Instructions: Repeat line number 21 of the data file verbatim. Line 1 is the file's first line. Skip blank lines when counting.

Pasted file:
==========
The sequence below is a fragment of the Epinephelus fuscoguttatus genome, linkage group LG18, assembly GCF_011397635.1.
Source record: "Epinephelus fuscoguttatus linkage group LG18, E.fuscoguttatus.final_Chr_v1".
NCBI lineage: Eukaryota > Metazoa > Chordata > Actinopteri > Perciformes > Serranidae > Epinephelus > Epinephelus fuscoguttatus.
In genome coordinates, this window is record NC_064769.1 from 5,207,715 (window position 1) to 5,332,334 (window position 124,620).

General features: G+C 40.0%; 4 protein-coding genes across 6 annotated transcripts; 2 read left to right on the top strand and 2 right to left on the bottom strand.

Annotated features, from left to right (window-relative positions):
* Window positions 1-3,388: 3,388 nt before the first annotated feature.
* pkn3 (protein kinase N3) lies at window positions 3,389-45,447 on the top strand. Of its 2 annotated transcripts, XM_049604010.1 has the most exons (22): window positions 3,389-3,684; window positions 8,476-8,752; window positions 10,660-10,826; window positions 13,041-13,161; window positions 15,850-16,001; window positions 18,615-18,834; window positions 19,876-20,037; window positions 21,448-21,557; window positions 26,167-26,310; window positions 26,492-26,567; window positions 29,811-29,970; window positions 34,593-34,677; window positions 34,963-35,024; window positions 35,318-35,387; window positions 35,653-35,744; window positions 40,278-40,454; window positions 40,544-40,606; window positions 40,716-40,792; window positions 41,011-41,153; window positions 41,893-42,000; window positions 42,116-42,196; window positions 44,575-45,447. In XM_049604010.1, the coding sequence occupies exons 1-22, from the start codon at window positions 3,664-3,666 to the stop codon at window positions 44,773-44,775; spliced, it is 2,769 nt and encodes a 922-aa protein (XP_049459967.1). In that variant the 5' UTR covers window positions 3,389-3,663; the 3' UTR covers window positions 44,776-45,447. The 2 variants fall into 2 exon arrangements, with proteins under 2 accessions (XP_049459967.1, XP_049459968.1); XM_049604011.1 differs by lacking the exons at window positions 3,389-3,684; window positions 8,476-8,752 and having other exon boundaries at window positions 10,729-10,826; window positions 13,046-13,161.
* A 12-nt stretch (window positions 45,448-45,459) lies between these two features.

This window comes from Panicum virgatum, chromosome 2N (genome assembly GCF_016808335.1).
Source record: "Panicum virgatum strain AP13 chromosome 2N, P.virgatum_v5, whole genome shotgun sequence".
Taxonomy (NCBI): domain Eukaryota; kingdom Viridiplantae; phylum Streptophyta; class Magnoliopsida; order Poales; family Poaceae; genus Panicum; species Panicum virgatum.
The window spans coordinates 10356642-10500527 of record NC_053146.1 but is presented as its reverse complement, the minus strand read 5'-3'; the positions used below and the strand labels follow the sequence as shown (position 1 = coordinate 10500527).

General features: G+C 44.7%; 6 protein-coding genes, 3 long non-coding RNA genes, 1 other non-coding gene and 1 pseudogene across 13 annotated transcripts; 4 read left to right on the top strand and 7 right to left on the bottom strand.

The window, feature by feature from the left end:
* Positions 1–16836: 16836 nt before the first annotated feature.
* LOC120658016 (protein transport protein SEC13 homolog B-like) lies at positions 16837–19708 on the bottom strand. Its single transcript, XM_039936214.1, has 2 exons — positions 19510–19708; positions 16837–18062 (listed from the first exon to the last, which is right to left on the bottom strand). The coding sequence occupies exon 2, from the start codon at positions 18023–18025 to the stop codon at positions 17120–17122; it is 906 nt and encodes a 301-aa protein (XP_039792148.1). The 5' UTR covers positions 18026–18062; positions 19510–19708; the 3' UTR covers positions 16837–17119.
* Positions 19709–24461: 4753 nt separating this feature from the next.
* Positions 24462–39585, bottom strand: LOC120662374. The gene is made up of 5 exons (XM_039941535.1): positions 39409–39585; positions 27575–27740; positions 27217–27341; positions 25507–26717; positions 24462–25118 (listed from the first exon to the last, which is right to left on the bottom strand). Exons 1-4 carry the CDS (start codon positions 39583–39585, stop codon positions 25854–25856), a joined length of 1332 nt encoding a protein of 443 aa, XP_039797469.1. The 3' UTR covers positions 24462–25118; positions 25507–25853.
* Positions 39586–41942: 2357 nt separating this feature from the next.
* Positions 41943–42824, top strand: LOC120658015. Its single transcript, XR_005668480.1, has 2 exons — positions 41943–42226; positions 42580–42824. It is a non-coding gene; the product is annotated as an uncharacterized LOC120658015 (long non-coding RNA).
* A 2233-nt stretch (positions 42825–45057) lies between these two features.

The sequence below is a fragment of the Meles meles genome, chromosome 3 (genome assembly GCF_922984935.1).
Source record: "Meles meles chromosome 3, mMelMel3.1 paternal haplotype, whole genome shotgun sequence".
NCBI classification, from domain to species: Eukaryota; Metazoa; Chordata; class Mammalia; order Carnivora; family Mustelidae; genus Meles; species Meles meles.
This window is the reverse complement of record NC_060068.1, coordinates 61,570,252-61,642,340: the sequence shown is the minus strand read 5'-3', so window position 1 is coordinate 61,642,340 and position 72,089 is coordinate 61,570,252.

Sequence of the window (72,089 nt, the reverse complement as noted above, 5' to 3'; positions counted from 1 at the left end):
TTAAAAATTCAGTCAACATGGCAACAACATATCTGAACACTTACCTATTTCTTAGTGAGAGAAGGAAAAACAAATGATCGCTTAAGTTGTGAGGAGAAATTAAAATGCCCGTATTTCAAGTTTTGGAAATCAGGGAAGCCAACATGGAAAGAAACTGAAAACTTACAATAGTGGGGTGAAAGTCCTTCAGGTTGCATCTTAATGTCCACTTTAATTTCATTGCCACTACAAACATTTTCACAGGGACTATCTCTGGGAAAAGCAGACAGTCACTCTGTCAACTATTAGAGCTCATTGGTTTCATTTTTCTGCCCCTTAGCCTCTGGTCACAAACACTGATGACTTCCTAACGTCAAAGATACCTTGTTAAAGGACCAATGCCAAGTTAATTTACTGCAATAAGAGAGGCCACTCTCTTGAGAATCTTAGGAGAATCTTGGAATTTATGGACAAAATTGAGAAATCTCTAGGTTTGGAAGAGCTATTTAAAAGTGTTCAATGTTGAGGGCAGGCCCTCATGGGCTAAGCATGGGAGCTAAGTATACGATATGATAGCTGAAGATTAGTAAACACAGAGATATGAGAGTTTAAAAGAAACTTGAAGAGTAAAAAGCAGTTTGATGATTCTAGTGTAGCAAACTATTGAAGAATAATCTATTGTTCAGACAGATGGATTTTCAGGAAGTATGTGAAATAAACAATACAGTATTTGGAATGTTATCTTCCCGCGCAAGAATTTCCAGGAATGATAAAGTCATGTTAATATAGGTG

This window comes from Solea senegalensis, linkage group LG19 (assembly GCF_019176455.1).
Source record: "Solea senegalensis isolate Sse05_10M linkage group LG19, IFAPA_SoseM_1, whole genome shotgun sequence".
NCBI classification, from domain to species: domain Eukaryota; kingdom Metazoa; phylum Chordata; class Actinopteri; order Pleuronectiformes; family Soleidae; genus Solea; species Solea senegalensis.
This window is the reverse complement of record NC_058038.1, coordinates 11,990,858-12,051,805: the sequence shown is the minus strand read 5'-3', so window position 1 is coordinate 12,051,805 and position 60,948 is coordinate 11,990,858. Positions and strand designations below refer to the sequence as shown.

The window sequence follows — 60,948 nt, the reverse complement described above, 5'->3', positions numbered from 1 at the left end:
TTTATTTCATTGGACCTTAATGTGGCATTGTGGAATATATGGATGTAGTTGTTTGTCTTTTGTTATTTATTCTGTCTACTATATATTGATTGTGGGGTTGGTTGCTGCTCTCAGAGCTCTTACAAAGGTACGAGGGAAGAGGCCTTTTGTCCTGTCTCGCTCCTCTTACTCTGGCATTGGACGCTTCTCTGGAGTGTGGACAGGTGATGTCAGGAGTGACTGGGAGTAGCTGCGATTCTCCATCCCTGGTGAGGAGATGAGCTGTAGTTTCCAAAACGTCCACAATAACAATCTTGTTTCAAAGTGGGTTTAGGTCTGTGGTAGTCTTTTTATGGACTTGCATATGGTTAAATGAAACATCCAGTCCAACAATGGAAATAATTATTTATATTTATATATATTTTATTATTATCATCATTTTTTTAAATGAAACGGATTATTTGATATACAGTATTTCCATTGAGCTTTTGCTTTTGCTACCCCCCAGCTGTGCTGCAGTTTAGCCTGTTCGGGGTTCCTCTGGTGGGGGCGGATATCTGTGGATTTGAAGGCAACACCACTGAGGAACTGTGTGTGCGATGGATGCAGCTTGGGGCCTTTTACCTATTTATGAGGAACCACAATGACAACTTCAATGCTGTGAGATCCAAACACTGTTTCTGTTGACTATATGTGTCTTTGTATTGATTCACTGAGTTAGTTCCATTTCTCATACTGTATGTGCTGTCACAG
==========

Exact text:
* Positions 41943–42824, top strand: LOC120658015. Its single transcript, XR_005668480.1, has 2 exons — positions 41943–42226; positions 42580–42824. It is a non-coding gene; the product is annotated as an uncharacterized LOC120658015 (long non-coding RNA).